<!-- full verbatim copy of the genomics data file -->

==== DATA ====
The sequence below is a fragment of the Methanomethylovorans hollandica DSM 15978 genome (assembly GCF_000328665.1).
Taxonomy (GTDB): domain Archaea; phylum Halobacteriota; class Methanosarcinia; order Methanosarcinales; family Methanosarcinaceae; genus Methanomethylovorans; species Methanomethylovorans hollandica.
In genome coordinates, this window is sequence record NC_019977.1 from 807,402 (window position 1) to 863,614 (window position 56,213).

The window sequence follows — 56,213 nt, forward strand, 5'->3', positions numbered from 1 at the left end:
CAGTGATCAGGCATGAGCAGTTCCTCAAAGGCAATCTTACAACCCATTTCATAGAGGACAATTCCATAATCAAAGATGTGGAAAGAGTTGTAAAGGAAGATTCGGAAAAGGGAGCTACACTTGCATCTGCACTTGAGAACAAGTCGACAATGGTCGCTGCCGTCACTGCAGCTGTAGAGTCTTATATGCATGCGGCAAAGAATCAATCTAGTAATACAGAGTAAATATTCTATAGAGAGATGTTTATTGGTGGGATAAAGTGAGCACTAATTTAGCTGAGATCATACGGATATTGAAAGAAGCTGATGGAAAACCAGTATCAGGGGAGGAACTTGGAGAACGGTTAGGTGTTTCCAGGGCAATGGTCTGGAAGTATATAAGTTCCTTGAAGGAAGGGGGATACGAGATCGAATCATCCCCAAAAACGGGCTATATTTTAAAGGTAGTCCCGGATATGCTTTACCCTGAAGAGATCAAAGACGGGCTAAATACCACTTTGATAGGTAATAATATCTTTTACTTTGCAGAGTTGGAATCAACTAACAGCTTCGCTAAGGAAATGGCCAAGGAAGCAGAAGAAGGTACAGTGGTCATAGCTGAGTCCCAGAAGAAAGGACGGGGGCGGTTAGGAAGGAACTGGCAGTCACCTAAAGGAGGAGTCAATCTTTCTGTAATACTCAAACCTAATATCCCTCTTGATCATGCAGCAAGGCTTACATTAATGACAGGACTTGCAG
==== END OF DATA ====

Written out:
The sequence below is a fragment of the Methanomethylovorans hollandica DSM 15978 genome (assembly GCF_000328665.1).
Taxonomy (GTDB): domain Archaea; phylum Halobacteriota; class Methanosarcinia; order Methanosarcinales; family Methanosarcinaceae; genus Methanomethylovorans; species Methanomethylovorans hollandica.
In genome coordinates, this window is sequence record NC_019977.1 from 807,402 (window position 1) to 863,614 (window position 56,213).

The window sequence follows — 56,213 nt, forward strand, 5'->3', positions numbered from 1 at the left end:
CAGTGATCAGGCATGAGCAGTTCCTCAAAGGCAATCTTACAACCCATTTCATAGAGGACAATTCCATAATCAAAGATGTGGAAAGAGTTGTAAAGGAAGATTCGGAAAAGGGAGCTACACTTGCATCTGCACTTGAGAACAAGTCGACAATGGTCGCTGCCGTCACTGCAGCTGTAGAGTCTTATATGCATGCGGCAAAGAATCAATCTAGTAATACAGAGTAAATATTCTATAGAGAGATGTTTATTGGTGGGATAAAGTGAGCACTAATTTAGCTGAGATCATACGGATATTGAAAGAAGCTGATGGAAAACCAGTATCAGGGGAGGAACTTGGAGAACGGTTAGGTGTTTCCAGGGCAATGGTCTGGAAGTATATAAGTTCCTTGAAGGAAGGGGGATACGAGATCGAATCATCCCCAAAAACGGGCTATATTTTAAAGGTAGTCCCGGATATGCTTTACCCTGAAGAGATCAAAGACGGGCTAAATACCACTTTGATAGGTAATAATATCTTTTACTTTGCAGAGTTGGAATCAACTAACAGCTTCGCTAAGGAAATGGCCAAGGAAGCAGAAGAAGGTACAGTGGTCATAGCTGAGTCCCAGAAGAAAGGACGGGGGCGGTTAGGAAGGAACTGGCAGTCACCTAAAGGAGGAGTCAATCTTTCTGTAATACTCAAACCTAATATCCCTCTTGATCATGCAGCAAGGCTTACATTAATGACAGGACTTGCAG